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               In the Lafourche Country.
Bayou Boeuf, Ramot, Bradshaw city   80
miles, and our destination.     The country geo-
logic, not fit for human habitation for a thou-
sand years or so.       Grey weird-looking moss
hanging by the yard long, completely hiding
the vegetation of the trees, intricate bayous, the
haunt of the alligator and mud-turtle, burnt
bridges, scenes of fights and skirmishes.  We
had alighted at Boutte and saw the negro-
soldiers at drill, necessitating a run to catch
the train.    All this time I had been suffering
from a fester in my ear, the pain of which
kept increasing.   At Brashear City, went aboard
a gun-boat, inquiring for a captain to whom
Herbert had given me a note of introduction.
This vessel was a captured blockade-runner,
of course English built.   After some talk with
naval officers and a visit to a shabby, third-
rate  hotel  we got invited to a meal on board
the gun-boat, and partook of oyster-stew and
sardines with all the relish of hunger.      Then
to the dreary hotel, where I was fain to ascend
to a three-bedded room, one bed of which was
already occupied by a Frenchman or French-
speaking creole.   I have forgot to mention that
Blake had left us at La fourche, his absence
being made good by a Mr Breed or Reed of the
same commission.    He and A. G. Hills strol-
Title:Thomas Butler Gunn Diaries, Volume Twenty-One: page one hundred and forty-seven
Description:Describes his journey by railroad into the Louisiana countryside.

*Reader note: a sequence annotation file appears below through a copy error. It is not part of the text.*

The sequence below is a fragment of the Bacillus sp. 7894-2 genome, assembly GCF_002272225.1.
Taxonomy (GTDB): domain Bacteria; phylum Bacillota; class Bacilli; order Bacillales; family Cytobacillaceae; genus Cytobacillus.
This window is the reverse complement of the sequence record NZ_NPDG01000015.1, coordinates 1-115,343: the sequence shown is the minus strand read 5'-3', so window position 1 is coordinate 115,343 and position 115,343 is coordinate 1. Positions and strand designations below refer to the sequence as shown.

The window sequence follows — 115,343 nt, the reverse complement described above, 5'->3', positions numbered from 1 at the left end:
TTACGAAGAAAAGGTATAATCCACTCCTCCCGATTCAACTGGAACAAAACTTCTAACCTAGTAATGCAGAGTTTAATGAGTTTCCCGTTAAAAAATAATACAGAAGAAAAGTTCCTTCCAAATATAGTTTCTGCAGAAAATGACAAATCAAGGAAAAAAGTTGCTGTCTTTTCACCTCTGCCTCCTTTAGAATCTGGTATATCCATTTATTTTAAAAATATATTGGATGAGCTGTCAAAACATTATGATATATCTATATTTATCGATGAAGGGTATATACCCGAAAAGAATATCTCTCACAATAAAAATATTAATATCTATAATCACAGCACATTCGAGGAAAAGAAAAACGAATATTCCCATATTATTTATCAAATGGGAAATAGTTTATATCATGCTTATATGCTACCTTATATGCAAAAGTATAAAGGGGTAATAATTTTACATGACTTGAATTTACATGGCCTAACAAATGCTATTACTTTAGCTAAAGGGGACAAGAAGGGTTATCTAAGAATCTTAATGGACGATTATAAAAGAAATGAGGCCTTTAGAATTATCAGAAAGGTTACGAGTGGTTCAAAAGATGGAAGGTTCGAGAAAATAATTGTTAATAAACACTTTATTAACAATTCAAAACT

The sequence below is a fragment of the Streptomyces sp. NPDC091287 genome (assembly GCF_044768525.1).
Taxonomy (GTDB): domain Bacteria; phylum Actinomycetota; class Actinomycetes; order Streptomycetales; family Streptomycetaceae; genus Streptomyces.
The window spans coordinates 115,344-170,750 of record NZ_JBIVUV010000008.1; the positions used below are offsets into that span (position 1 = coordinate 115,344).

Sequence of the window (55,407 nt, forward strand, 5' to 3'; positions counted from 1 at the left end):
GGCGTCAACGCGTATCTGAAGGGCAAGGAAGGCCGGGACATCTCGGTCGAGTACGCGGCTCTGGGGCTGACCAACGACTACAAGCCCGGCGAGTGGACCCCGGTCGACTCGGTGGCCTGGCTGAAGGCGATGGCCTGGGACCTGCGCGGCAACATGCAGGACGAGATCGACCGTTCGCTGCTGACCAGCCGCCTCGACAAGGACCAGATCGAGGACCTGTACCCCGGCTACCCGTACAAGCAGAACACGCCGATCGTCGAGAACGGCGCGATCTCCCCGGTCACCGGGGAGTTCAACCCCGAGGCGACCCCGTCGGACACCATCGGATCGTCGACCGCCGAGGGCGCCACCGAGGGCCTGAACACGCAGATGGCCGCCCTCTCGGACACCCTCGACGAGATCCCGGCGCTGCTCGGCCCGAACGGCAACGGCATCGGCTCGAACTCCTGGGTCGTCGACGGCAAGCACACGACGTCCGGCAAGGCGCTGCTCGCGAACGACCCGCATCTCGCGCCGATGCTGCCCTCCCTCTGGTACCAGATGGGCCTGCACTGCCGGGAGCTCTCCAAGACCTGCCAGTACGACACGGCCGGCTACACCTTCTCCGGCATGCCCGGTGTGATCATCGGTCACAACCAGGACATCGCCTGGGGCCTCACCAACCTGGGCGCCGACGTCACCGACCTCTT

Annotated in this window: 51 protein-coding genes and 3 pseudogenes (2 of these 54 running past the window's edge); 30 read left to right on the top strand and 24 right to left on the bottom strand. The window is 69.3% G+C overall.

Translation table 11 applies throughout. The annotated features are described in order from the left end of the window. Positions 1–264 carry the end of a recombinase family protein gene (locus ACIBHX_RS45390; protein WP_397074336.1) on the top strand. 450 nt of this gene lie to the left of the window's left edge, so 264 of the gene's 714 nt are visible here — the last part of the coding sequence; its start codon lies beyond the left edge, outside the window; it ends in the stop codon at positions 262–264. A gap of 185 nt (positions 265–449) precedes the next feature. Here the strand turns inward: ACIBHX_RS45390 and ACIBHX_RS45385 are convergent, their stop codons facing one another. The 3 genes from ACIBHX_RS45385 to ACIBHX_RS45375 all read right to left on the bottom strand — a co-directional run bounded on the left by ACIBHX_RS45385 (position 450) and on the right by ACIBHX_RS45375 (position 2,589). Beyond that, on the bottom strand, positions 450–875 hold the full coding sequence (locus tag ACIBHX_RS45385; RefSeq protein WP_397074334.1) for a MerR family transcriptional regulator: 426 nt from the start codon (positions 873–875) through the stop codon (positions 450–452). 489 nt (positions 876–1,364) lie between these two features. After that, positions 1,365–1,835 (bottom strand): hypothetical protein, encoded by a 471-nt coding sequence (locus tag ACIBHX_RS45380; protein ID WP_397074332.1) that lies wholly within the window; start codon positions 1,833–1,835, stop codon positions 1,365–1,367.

Subject:Blake, Dr.; Civil War; Food; Gunn, Thomas Butler; Herbert, J.R.; Hills, A.G.; Railroad; Travel
Coverage (City/State):Brashear City, [Louisiana]; Lafourche, [Louisiana]
Scan Date:2010-11-18


Title:Thomas Butler Gunn Diaries, Volume Twenty-One
Description:Includes Gunn's descriptions of his experiences as a war correspondent for ""The New York Tribune"" at New Orleans, Louisiana, and Baton Rouge, Louisiana; boarding house living; a visit to the Rawlings family; a fight with Mr. Blankman at his boarding house; his journey on the North Star with the Banks expedition; the re-occupation of Baton Rouge by Union forces; a visit to a sugar plantation in Louisiana; and Fanny Fern's daughter Grace Thomson's death.
Subject:African Americans; Boardinghouses; Bohemians; Civil War; Gunn, Thomas Butler; Journalism; Military; Publishers and publishing; Transportation; Travel; Women
Coverage (City/State):New York, New York; New Orleans, Louisiana; Baton Rouge, Louisiana
Note:Thomas Butler Gunn was born February 15, 1826, in Banbury, England, and came to New York in 1849. During the Civil War he worked as a correspondent for the New York Tribune and the New York Evening Post. He returned to England in 1863, and died in Birmingham in April 1903. The collection includes twenty-one volumes of his diaries, including newspaper clippings, letters, photographs, sketches, and various other items inserted by Gunn. Diary entries date from July 7, 1849, to April 7, 1863, and include his experiences with the New York publishing and literary world, his descriptions of boarding houses, his travels throughout the United States, and his experiences traveling with the Federal army as a Civil War correspondent.
Publisher:Missouri History Museum
Rights:Copyright 2010 Missouri History Museum.
Source:Page images, transcriptions, and metadata of the Thomas Butler Gunn diaries have been provided by the Missouri History Museum.